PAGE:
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The topsy turvy trade talks between the U.K. and the European Union took another somersault on Sunday when Boris Johnson and Ursula von der Leyen gave negotiators another shot at closing a deal.

After the British prime minister and the European Commission president agreed in a phone conversation on Sunday to go the “extra mile,” officials involved in the process said an agreement could finally be struck this week, with just days to spare before the U.K. leaves the EU single market and customs union.

Forty-eight hours of intense diplomacy injected fresh momentum into a process that had seemed to be reaching the end of the road. The two leaders had set Sunday as the deadline to decide whether to call off their discussions.

One person close to the negotiations said a disastrous dinner between Johnson and the commission chief on Wednesday had forced negotiators to confront the possibility of failure and persuaded them to revisit ideas that had previously been dismissed. From there, the outlines of a potential deal started to come into focus.

A new U.K. proposal floated with the EU over the weekend on the biggest outstanding disagreement — how to create a level competitive playing field for businesses on either side of the Channel — might just break the deadlock, according to three people with knowledge of the discussions. If that works, the U.K. could win concessions on the other main sticking point: EU fishing rights in British waters.

“Where there’s life, there’s hope,” Johnson said following Sunday’s call, though he swerved a question over whether there had been progress in recent days. Officials on both sides cautioned, though, that there is still a long way to go, and warned that similar moments of optimism in the past had failed to yield an accord.

The pound was quoted as much as 1.2% higher at $1.3378 as of 5:26 a.m. in Sydney trading.

The negotiations have already smashed through several deadlines as both sides waited for the other to blink, meaning even this week can’t necessarily be seen as definitive. But time is now almost up: the U.K.’s Brexit transition period expires on Dec. 31 with or without an agreement and parliaments on both sides need time to ratify any deal before then.

Officials, some of whom worked 100 hours over the past week, will resume talks in Brussels on Monday morning, while away from the negotiating table diplomacy is also stepping up a gear.

Von der Leyen was scheduled to discuss the state of play with French President Emmanuel Macron, the most hard-line of EU leaders, on Sunday in Paris. The EU’s chief negotiator, Michel Barnier, will brief ambassadors of the bloc’s 27 countries in Brussels on Monday. Over the weekend, top officials, including Barnier, the U.K.’s chief negotiator, David Frost, and von der Leyen’s aide Stephanie Riso held private discussions to try to break the impasse.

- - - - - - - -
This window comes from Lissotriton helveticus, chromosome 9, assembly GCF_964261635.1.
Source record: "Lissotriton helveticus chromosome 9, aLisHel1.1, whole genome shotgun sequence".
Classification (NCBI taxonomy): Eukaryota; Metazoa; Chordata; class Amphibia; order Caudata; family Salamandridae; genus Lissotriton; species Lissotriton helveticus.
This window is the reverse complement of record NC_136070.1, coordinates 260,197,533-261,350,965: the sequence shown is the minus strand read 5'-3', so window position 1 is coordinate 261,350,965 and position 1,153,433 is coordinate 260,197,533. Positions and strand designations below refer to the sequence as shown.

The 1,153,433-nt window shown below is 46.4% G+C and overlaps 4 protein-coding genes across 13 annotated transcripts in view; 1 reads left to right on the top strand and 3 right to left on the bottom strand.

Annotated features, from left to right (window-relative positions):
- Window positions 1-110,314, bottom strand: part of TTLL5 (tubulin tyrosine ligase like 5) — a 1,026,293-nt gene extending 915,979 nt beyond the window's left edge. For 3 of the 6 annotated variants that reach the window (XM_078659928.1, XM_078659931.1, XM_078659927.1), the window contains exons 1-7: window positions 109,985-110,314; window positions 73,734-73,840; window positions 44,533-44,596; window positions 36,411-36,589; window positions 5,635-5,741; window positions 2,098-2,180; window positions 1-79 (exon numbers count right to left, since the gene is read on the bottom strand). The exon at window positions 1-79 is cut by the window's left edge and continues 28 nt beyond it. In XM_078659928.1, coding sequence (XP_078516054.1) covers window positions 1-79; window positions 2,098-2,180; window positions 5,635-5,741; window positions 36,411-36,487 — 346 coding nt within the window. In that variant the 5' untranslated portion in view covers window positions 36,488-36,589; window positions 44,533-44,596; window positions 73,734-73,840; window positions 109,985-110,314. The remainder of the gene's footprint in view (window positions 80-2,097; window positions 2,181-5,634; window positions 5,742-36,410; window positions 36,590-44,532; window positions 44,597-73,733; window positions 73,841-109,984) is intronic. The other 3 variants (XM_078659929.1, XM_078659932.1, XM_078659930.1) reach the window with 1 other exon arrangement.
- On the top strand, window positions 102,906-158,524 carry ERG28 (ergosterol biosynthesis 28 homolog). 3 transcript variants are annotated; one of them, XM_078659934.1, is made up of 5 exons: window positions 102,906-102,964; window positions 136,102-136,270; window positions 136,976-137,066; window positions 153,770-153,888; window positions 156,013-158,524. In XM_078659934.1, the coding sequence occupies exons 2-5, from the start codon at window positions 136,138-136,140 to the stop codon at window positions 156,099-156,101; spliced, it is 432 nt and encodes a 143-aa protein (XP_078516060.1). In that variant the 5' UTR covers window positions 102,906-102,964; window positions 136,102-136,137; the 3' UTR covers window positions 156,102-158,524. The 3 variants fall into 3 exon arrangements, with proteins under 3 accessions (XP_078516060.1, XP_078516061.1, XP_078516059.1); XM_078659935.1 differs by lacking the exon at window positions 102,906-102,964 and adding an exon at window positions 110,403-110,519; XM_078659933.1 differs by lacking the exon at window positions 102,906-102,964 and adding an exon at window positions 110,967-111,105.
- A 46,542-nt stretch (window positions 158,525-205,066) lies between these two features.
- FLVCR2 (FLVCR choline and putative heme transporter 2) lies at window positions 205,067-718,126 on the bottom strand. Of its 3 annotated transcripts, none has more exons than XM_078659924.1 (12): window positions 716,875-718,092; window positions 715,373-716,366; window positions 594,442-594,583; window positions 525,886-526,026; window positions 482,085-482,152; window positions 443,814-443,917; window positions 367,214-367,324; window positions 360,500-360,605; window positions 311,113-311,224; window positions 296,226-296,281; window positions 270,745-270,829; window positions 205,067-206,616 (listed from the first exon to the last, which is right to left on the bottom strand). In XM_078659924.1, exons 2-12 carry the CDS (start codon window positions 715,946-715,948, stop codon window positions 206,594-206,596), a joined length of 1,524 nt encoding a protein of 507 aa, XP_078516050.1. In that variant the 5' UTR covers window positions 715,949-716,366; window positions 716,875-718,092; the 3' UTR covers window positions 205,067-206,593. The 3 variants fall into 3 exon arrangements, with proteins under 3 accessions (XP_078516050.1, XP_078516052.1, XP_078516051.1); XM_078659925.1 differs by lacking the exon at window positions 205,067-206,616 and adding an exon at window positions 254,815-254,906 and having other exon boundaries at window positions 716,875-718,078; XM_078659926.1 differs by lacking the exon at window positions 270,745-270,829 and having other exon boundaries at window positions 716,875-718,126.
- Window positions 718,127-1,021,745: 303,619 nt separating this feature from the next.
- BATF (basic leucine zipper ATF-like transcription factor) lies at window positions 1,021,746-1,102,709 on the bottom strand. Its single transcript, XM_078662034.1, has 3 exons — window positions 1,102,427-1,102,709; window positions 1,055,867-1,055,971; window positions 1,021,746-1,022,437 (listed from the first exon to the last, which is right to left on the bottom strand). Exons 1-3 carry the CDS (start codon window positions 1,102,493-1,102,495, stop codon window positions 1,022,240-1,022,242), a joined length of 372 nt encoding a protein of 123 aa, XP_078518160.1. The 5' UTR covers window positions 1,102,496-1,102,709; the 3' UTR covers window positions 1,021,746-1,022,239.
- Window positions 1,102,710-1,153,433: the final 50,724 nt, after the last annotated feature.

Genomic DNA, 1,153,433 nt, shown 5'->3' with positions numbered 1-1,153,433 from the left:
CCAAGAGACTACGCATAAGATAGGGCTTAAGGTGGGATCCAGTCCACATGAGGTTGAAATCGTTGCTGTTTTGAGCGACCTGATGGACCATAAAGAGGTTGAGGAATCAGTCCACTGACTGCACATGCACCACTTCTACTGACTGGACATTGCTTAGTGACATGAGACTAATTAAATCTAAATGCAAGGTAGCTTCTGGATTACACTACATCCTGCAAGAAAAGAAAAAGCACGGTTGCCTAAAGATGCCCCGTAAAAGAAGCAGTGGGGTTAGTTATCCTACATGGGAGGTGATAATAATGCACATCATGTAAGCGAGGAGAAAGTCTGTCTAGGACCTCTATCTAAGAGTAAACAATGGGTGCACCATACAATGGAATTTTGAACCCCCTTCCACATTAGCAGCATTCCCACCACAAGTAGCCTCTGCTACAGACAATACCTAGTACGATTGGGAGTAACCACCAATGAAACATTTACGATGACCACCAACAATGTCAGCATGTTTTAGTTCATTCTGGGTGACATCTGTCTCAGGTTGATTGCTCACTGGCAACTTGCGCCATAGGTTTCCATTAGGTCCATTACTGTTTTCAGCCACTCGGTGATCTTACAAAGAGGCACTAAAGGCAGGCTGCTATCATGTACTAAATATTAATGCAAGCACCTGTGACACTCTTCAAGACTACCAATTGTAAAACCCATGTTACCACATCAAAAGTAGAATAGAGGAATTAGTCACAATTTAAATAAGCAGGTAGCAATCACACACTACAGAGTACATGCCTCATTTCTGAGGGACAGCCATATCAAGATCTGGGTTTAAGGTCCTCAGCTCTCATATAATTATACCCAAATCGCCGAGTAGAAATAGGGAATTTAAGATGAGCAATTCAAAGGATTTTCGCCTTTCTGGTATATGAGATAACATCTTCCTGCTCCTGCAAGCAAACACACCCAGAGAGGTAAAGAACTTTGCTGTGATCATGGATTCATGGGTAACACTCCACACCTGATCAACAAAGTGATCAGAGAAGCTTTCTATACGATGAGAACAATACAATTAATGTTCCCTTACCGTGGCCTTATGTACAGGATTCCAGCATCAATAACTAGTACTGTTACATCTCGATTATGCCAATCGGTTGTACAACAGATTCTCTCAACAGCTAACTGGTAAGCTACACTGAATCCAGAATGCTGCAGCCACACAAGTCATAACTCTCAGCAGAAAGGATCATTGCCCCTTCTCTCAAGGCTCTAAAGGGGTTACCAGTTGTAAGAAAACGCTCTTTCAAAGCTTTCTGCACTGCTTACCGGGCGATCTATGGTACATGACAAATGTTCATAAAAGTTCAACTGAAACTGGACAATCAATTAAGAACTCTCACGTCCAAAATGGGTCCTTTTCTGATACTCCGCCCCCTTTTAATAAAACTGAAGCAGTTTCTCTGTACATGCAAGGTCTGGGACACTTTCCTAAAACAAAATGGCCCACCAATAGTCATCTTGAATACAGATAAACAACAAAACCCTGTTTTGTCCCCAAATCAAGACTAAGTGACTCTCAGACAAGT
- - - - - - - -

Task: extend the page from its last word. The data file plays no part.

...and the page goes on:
With a deal hanging in the balance, officials cautioned against reading too much into public statements in the next few days because some of the pessimism was being used as a negotiating tactic. Irish Foreign Minister Simon Coveney said that Johnson, in particular, is under pressure to show he’s taking talks down to wire.

“Managing domestic political considerations, divisions within his own party, sending strong signals to the EU that the U.K. isn’t going to offer too much flexibility at the last minute to get a deal” are all part of process, Coveney told RTE. “All of those things you would expect in public, but the real issue here is the conversations between the two negotiating teams.”

The potential compromise revolves around the steps the EU could take if, in the future, the U.K. didn’t toughen its environmental and labor rules to keep then in line with those of the bloc. The EU insists this is a necessary condition of access to its single market to prevent the U.K. giving its companies an advantage over their European competitors.

The EU has softened its earlier position where it demanded the right to take unilateral and automatic action to impose trade penalties if the U.K. didn’t follow EU standards. It now accepts that an adjustment would come only after arbitration and dispute resolution, according to two officials.

In a sign that a solution may be on the horizon, the U.K. has hinted it is ready to accept this kind of penalty as long as it retains the sovereign right to legislate as it sees fit. Discussions would then focus on the scope of any retaliation.

A breakthrough on that could mean negotiations in the final days focus on quota numbers for EU fishermen in British waters. If talks ultimately get narrowed down to that, a deal should be achievable, an official said.

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